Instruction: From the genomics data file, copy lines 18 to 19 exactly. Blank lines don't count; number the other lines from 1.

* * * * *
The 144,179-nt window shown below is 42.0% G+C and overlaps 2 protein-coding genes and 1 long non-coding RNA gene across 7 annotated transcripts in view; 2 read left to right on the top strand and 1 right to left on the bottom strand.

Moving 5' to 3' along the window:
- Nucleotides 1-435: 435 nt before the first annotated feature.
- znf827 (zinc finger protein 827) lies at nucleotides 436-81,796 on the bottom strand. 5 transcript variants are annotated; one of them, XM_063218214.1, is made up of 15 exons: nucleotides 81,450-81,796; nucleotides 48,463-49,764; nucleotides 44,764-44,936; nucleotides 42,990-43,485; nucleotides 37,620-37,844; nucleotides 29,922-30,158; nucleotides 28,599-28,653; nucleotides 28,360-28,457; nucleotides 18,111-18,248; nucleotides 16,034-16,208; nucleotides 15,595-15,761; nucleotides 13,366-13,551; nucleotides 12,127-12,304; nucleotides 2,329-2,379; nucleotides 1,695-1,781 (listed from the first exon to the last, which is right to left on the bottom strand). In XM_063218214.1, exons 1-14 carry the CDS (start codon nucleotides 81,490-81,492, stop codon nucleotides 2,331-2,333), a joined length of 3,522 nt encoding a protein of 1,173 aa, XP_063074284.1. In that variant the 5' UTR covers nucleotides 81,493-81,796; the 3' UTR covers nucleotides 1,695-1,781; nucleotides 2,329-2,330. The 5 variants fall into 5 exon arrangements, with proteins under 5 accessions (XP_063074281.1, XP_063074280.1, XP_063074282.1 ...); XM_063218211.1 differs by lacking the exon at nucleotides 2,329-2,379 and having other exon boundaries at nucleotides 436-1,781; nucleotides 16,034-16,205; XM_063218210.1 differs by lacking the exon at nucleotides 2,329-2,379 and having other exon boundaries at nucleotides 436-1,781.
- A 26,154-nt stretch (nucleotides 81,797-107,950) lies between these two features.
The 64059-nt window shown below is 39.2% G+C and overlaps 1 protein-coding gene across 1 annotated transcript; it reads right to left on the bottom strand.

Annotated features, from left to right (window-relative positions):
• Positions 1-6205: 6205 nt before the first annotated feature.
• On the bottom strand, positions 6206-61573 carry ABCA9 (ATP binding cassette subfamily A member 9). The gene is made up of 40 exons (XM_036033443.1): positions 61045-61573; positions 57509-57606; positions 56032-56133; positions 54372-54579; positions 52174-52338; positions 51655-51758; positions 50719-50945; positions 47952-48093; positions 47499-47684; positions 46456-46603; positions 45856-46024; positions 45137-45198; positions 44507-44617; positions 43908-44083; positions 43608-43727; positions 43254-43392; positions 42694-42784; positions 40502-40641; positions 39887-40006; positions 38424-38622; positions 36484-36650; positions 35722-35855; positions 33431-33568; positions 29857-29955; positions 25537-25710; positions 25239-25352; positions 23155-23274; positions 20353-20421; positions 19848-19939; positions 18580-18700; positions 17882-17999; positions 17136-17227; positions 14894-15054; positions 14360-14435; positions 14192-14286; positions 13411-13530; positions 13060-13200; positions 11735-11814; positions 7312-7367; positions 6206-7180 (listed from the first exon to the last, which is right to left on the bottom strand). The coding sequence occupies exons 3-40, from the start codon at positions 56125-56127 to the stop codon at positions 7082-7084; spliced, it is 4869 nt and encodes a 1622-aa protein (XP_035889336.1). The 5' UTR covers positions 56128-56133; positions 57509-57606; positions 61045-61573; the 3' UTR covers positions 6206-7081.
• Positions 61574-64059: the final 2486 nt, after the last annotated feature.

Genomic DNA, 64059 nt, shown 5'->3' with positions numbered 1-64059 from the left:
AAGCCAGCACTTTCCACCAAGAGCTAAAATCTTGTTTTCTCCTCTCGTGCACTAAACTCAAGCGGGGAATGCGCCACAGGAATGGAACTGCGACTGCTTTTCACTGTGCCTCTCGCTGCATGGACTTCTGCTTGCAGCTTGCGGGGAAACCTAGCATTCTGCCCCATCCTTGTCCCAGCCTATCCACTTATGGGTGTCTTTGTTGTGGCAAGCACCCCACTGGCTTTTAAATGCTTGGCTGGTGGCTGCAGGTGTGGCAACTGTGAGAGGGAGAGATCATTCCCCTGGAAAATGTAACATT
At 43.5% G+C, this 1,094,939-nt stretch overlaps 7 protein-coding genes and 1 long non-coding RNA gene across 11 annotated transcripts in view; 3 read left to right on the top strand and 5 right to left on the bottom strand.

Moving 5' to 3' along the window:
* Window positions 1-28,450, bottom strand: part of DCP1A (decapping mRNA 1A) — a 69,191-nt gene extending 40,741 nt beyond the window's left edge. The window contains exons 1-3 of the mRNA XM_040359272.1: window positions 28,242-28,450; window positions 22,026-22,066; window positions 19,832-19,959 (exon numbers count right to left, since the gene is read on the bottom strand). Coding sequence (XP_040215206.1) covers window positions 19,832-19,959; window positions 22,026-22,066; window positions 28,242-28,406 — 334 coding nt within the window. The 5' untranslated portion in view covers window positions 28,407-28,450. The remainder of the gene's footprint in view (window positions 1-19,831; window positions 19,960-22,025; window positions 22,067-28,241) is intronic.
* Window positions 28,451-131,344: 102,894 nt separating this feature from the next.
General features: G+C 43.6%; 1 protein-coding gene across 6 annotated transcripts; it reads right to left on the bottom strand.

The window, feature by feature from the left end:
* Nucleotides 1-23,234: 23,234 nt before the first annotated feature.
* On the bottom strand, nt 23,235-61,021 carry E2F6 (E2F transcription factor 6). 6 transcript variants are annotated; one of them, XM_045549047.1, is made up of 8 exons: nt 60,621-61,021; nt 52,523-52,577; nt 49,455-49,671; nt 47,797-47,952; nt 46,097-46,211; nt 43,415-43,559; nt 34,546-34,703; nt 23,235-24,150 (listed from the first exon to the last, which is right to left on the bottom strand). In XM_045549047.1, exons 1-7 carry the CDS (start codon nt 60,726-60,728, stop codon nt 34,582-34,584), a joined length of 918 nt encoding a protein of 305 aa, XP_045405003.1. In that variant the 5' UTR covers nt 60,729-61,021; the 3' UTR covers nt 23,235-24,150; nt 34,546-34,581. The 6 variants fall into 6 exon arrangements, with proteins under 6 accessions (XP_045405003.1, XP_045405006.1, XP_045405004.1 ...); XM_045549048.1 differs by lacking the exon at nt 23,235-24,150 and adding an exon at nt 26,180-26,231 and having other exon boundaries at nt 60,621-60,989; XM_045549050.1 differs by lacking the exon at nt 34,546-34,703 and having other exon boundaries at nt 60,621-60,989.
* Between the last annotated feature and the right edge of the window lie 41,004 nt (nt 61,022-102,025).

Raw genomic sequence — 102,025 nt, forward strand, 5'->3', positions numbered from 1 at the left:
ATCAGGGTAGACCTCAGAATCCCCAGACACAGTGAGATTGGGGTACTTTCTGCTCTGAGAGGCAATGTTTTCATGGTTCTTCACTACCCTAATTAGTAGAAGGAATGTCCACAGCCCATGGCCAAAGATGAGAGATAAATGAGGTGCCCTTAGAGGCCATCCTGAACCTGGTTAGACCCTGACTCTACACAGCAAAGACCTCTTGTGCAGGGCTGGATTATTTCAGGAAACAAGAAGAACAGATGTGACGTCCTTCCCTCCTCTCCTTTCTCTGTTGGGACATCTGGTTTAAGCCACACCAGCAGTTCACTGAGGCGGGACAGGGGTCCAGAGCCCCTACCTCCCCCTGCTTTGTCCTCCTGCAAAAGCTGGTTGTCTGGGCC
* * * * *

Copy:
The window, feature by feature from the left end:
* Nucleotides 1-23,234: 23,234 nt before the first annotated feature.